HOGUE 'V, cHIcAGO &: A; R. CO.
On the other hand, gentlemen, if you find that at and before the accident the railroad company had caused to be laid aSlllUch as 24 feet of planking, of the requisite dimensions and quality, described in the statute, atthe point in question, that is, at this crossing; and had located it across the usually traveled portion of the street, and had maintained it in an ordinarily safe condition up to the time of the accident, then that will end the case, and you will find for the defendant. Now, there is another view oJ the case I wish to present to you, and it is this: No person can recover compensation for an injury that is sustained in Jonsequence of the fault or neglect of another person or corporation, if he has by his 'own fault or neglect directly contributed to produce that injury. It follows, gentlemen, that if plaintiff's husband, by any want of ordinary. care or prudence on his part, immediately contributed to the injury sustained, then this plaintiff cannot recover, no may have beenin taking care of this matter how negligent the particular railroad crossing. In this view of the case, I call your carefulattention to the testimony respecting the conduct of the plaintiff's 'husl;ia.'ndashe,approached the crossing in question on the occasion of the oc·inj,ury,.Ifunder the testimony you believe that l,1e to take any precauthm, eitherin driving orin sitting on his wagon, or in looking out for obstructions, that would under all the circumstances ()f the case have been takert 01 a person of ordinary prudence, 'and that such want of care on his part,directly contributed to the iuj ury, thed the verdict in this case should be' for the defendant., . If you believe that he drove the wheel of his wagon against an ex'posed portion' of the iron rail or railroad tie, when he might intheexer'dseof ordina.ry care' as well have driven over the track where it was protected by planking, and thus have avoided the injury, then he was neglligen.t, and the plaintiff cannot recover, no matter what may have been :the negligence of: the railroad company. , There' is still another view of the testimony which you may take in ,this Mse, and therefore l' allude to it.· You may be of the opinion that the plaintiff's husband was not guilty of any negligence, and that the railroad company discharged its' full duty under· the statute in taking :-care ohhecrossing.. If that sbouldbe your view of the case, under the 'evidence, then the injury in question was the result of what is termed in 'law an accident, for which no' one is legally responsible, and in that view 'of the case you must find for the defendant. In the testimony in the case you mU'3t also bear in mind that the presumption of law is that the defendant fully performed the duty ·imposed upon it by law with rl=spect to taking Clire of the crossing, and the burden is on the plaintiff to show,.by a ·that it failed to. discharge that duty in some respect, and unless they have :so shown you must find for the defendant. . In the event that you find the plaintiff is entitled to a vEirdidtjunder the evidence in this case; ana, under these instructions, then the statute · under which this action is bronght.. t,illowsyou toassesslmchdamaKes just) notexceeding$5 1000,hav:ing reference.tothe ·as you 'deem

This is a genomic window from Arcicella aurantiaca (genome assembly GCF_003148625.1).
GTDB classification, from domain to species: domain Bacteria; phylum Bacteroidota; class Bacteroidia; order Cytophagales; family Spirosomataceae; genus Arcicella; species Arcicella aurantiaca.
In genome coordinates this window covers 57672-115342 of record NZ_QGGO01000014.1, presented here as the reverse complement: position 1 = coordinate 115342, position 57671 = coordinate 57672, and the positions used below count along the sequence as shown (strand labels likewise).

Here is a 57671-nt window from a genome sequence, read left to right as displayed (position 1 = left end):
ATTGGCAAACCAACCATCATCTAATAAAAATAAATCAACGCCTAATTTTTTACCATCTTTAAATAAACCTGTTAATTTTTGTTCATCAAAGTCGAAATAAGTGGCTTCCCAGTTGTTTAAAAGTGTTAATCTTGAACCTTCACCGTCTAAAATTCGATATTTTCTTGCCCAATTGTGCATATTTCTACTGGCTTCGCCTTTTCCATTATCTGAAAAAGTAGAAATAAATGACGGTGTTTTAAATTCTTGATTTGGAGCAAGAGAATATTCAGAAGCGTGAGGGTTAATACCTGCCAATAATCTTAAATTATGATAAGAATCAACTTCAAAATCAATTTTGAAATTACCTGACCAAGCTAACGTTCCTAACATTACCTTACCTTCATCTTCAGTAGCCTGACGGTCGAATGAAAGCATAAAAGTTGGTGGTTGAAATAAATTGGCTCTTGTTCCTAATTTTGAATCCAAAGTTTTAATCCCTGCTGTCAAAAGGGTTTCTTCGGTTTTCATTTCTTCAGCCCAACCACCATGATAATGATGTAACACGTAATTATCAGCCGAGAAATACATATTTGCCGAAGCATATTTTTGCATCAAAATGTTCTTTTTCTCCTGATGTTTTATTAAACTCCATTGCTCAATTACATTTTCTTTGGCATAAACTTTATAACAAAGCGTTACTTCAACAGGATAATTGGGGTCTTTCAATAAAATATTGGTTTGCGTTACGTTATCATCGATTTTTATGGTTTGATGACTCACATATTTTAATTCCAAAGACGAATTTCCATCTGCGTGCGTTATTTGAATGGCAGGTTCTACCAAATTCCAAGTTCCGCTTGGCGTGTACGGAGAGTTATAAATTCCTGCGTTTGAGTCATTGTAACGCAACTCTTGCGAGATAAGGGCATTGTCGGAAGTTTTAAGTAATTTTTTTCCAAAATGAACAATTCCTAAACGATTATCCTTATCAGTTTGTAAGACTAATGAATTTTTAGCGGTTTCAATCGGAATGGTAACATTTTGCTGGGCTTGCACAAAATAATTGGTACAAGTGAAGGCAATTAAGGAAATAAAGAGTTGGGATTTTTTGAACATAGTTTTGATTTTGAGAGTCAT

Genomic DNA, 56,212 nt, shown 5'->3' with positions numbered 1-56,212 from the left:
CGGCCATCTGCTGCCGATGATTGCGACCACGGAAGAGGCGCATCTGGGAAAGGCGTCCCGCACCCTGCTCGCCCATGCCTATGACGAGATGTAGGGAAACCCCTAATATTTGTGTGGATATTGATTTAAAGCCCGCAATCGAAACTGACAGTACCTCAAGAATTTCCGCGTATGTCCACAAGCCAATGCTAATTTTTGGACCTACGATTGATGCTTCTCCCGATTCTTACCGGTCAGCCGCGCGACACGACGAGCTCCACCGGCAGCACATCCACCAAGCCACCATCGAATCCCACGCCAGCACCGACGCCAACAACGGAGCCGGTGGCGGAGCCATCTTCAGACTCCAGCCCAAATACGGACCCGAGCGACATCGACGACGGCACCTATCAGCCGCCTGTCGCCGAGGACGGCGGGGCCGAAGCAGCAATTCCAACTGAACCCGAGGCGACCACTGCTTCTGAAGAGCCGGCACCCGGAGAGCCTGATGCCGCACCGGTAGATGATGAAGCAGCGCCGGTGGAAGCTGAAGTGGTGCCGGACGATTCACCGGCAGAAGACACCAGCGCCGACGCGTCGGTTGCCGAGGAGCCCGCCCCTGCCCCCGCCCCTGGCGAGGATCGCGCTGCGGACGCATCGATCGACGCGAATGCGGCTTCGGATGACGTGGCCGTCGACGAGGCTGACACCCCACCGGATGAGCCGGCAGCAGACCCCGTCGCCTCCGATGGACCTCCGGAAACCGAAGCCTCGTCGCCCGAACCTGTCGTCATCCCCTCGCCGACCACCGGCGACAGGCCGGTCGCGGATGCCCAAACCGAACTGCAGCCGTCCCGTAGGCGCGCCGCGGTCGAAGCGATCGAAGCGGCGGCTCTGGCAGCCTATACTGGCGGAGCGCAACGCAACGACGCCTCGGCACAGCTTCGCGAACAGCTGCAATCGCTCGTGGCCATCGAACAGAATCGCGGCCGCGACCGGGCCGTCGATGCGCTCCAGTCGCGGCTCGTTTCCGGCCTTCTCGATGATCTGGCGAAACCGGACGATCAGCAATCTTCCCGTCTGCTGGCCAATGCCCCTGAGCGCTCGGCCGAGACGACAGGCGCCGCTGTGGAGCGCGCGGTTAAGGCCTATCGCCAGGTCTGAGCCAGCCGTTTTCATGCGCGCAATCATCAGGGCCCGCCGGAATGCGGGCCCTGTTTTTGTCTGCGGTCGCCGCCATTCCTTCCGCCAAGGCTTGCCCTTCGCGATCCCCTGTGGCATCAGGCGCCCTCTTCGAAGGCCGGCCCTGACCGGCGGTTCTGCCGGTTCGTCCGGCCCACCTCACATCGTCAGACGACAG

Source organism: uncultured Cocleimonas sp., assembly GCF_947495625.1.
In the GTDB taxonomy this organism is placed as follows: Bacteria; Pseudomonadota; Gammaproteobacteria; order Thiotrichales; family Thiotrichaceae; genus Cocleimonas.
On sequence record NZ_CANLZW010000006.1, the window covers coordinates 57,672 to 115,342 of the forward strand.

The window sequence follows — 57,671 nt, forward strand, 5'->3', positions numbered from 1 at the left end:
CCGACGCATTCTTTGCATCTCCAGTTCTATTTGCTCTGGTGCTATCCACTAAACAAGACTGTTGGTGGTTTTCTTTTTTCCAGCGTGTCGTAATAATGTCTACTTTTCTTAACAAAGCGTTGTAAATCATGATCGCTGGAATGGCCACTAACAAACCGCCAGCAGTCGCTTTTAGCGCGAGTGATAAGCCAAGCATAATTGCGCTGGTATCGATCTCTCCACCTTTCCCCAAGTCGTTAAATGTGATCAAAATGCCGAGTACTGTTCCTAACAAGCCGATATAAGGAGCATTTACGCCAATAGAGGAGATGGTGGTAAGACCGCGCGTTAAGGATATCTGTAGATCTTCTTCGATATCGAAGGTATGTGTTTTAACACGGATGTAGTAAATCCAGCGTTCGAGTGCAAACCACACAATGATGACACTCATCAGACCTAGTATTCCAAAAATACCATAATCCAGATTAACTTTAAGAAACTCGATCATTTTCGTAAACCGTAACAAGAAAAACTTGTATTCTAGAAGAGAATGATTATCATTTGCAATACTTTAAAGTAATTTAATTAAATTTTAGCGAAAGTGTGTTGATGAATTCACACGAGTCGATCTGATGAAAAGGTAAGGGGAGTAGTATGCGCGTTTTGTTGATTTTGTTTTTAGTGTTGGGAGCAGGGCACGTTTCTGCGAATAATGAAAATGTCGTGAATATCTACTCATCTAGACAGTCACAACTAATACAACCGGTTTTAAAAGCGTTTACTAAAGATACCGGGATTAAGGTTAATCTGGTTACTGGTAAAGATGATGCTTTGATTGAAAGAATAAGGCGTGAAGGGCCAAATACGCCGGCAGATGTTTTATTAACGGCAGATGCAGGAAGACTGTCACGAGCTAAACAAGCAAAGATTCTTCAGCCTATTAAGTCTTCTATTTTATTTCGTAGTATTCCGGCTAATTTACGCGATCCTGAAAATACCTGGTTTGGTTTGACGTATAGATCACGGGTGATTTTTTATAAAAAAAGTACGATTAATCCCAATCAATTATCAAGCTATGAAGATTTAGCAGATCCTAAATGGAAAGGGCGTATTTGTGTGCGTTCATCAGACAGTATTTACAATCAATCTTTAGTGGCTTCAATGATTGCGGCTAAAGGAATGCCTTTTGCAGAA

necessary injury resulting to the plaintiff from the death of her husband." The meaning of that is, gentlemen, that you should determine, as well as youoan, what damage plaintiff will necessarily sustain by reason of the loss of her husband. You may take into account the 'age of her husband, his health and habits of life, and 'his capacity for earning a livelihood for himself and. his family, and from such considerations determine, as well as you can, what would bea fair and just allowance to the widow, -that is to say, what was her necessary loss in consequence of her husband's death.
(Oi'l'cuit Oourt, E. D. Mis8ouri, E. D. Se(ltemoer 28, 1887.)
Wrl'NESs-PntvILEGED COMMUNICATION"-LBTTERS FROM HUBBAND TO WIlrlll.
'fhe Wife's administratorfouud ltJ;llong her papers letters from her husband w:qich lllade against him in a suit in which he was then interested. The admiilistraior;in It spirit of hostility to the husband. delivered the letters to the otherliide, which to use them. Held, that the Jetters were privileged.
On Motion to Strike out Certain Exhibits. Jl}ra(ffnus McGinne88, for complainlUlt. Edward Dunningham, Jr., andl!;clward O. Eliot, for respondents. MILLER, Justice, (wally.) This case was argued on Monday on the motion to strike out certain exhibits filed in the master's report of the testimony in the case. Those exhibits were letters written by one of the defendants to his wife, and the ground of the motion to suppress them is that they are such communications as are protected by the principle which tbe.law throws around communications between husband and wife. I confess I was very much. astonished to find that there are same authoritiesw.hich hold that while the wife cannot be permitted to tell, and not only that, but will be forbidden to tell, what her husband says to her in any matter of marital or private relations, or while the private relation exists she will be forbidden to tell anything,-will not be permitted to tell anything on the stand to the injury of her husband,-I say, I am surprised to find, while that general principle prevails, that there are some authorities holding that where this evidence can be got at, either by obtaining possession of a letter, or some method of overhearing communications by some third party between the husband and wife, that this evidence can be used. We have examined these authorities, and we are satisfied that, as exceptions, they do not include the present case. In the present case the report Qf the testimony shows, concerning the party objecting to the use of these letters written to his wife, that. tuere was something like a separation. between him . and his wife, and proceedings for a divorce were instituted. Pending these proceedings the wife died, and the man who professed to be the e.xecutor or admin-